Thriving after cancer. One woman shares her recipe for a healthier lifestyle and for sesame swiss chard

Guest post by Mary Moskowitz, an integrative health and cancer coach at Mainely Health and Nutrition.

Mary Moskowitz

Mary Moskowitz

The diagnosis

A cancer diagnosis is a life-altering event not only for you but your family and friends as well. Hearing the “C” word from your doctor is frightening, to say the least!

In 2007, while shopping at my local grocery store, I received a call from my family doctor informing me that I had infiltrating ductal carcinoma (breast cancer) and that I would be getting a call the next morning from the cancer center to explain what this meant. My first thought was that she had the wrong person! I had always considered myself to be healthy. I exercised regularly, never had a weight problem and ate fairly well. So what gives?

Knowing little about the disease or the fact that there were so many different types, stages and grades was overwhelming. I was immediately thrown into a foreign world of doctor visits, tests and treatment options, none of which sounded fun!

A month later, I got through surgery and eventually started to come out of my fog. While sitting in oncology, waiting for my daily radiation treatments, I began noticing the patients around me. Many looked emaciated and sickly. The disease and treatments seemed to be robbing them of their mind, body and spirit — leaving a shadow of the person they once were. We would all be sitting there, in our lovely, matching gowns, waiting to be shuffled through the cancer matrix, not really knowing what to expect or what lay ahead for us now that our lives had been turned upside down.

To be honest, though, I never really felt like I was a part of that world. I felt like a bystander, observing others dealing with this life-threatening condition. They were determined to do whatever it took to “fight” their disease, trusting that some day they would be a cancer survivor, wear a pink ribbon and return to their pre-cancer life.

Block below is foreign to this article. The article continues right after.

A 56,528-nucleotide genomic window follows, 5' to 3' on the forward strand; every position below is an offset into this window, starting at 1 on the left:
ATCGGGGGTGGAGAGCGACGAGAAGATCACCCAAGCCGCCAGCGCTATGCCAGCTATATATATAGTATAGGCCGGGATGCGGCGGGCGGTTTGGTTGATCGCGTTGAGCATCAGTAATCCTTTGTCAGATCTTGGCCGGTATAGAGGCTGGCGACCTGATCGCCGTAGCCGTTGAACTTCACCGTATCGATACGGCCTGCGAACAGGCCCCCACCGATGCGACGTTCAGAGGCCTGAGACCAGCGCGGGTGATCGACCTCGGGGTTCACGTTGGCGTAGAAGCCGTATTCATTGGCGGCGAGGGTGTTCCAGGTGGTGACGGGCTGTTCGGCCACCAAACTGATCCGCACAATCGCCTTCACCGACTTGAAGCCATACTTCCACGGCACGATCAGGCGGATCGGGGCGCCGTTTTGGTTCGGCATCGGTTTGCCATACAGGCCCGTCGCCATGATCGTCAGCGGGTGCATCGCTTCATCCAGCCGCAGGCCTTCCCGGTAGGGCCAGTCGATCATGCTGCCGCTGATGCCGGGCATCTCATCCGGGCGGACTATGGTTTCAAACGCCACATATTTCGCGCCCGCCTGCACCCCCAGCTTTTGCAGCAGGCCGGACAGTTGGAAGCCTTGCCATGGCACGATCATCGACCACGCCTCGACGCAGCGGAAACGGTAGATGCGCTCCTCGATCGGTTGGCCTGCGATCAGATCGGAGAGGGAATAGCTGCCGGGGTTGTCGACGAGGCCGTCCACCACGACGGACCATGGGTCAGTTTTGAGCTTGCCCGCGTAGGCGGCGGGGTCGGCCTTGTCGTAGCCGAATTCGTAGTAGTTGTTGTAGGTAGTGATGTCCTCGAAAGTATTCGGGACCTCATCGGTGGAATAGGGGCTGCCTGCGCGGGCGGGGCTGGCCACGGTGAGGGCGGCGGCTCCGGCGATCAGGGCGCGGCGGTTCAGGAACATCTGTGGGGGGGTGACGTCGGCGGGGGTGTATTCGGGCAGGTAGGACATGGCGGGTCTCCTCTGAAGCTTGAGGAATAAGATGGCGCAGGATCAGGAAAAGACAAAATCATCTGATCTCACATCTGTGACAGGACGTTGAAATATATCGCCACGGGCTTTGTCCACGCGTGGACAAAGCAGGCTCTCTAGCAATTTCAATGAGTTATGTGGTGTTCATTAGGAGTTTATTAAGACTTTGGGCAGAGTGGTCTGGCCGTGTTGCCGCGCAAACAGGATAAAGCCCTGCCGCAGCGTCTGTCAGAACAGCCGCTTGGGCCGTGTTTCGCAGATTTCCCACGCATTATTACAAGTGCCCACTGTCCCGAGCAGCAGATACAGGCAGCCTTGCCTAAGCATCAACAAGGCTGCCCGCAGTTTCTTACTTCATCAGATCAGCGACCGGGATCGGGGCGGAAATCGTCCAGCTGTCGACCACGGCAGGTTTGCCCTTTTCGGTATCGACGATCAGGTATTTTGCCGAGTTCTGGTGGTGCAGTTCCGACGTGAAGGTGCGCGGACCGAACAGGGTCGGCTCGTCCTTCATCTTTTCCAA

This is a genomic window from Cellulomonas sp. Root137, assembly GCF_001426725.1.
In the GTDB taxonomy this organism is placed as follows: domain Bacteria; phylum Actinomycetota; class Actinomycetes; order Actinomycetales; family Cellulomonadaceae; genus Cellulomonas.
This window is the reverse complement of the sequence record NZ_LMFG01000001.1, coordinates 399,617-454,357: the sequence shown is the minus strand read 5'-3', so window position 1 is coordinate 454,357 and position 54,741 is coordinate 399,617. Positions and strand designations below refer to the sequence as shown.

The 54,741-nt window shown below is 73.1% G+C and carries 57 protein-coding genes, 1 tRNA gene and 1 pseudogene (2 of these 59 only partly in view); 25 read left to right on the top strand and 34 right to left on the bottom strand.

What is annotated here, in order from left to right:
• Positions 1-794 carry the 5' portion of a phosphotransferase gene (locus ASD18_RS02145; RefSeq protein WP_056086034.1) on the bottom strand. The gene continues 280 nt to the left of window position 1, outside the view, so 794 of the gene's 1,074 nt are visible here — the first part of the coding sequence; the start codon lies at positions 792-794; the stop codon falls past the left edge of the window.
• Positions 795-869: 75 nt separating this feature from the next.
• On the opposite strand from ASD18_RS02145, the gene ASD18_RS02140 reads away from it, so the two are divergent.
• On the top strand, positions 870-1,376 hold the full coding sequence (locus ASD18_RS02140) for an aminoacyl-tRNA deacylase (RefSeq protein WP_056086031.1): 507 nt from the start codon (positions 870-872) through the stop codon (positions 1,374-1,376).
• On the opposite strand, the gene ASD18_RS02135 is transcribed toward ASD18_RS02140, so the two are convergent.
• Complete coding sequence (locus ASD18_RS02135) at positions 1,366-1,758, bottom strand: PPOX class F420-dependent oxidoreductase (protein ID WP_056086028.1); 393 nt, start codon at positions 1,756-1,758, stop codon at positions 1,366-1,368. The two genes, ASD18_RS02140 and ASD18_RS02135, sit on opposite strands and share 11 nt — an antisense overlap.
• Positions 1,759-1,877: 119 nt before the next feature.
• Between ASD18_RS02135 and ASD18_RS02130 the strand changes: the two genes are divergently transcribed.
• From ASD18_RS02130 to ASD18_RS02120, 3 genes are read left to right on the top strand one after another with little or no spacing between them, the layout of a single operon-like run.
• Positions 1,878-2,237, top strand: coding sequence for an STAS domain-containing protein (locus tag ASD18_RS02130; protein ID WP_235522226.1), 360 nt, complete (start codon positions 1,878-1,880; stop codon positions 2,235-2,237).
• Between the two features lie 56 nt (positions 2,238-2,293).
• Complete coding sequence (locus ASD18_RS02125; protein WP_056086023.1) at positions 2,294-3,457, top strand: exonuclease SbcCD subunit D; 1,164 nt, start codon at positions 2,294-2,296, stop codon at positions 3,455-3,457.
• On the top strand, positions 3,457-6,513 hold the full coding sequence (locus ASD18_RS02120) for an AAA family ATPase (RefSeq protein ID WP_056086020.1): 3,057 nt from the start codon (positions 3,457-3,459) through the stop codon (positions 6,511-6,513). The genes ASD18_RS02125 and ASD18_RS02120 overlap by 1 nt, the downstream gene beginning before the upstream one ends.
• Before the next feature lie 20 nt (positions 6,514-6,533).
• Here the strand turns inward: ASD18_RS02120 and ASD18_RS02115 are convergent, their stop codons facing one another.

An integrative approach

In the past, I had overcome other medical complications by finding the answers myself. I was never one to settle for the “one size fits all” approach of our modern day culture and medical system. This time wouldn’t be any different. I began researching the lifestyle factors that could have contributed to my getting this disease in my 40s. This was more than bad genes as one in three people today will be affected by cancer. Our genetic pool doesn’t change that quickly. There was so much more at play here.

On my last visit with my oncologist, she told me “Don’t worry about anything. I’ll do the worrying for you.” I knew that as soon as I walked out of her office, she would move onto her next patient and not give me a second thought. It was my job to take control of my own health and figure out what I needed to do to get better and stay cancer free. I wasn’t going to just sit around waiting for my next exam to see if the cancer had returned.

After thanking the oncologist, I told her that I was going back to school to study nutrition and do everything I could to avoid having to see her again. It was a shocking truth that no one discussed diet and lifestyle with me as part of my cancer treatment plan (although that has changed somewhat). With any other disease, e.g., heart, diabetes, high blood pressure. there are dietary interventions that all patients are instructed to follow. So why is cancer any different?

I got certified as an integrative health and cancer coach so I could figure it out myself. I work with Colleen Tetzlaff, an Integrative Oncology Nurse Practitioner who is an amazing resource in our community. Colleen supports her patients in navigating the cancer matrix, using the best of conventional and alternative interventions to assure more optimal outcomes in their healing process. Integrative therapies work “outside of the box” and utilize many different tools. They don’t just suppress the symptoms, they also treat the underlying factors that contribute to an illness in the first place.

We now know that 90% of disease is attributed to stress, diet and lifestyle. Unless we change the underlying factors that create dis-ease in our bodies, we cannot hope to truly heal and overcome these dreadful conditions. Cancer is a multifaceted disease that requires a multifaceted approach: medical, nutritional, environmental, spiritual and emotional. Without addressing each of these foundational pillars, we can’t expect to become disease-free and fully heal our bodies.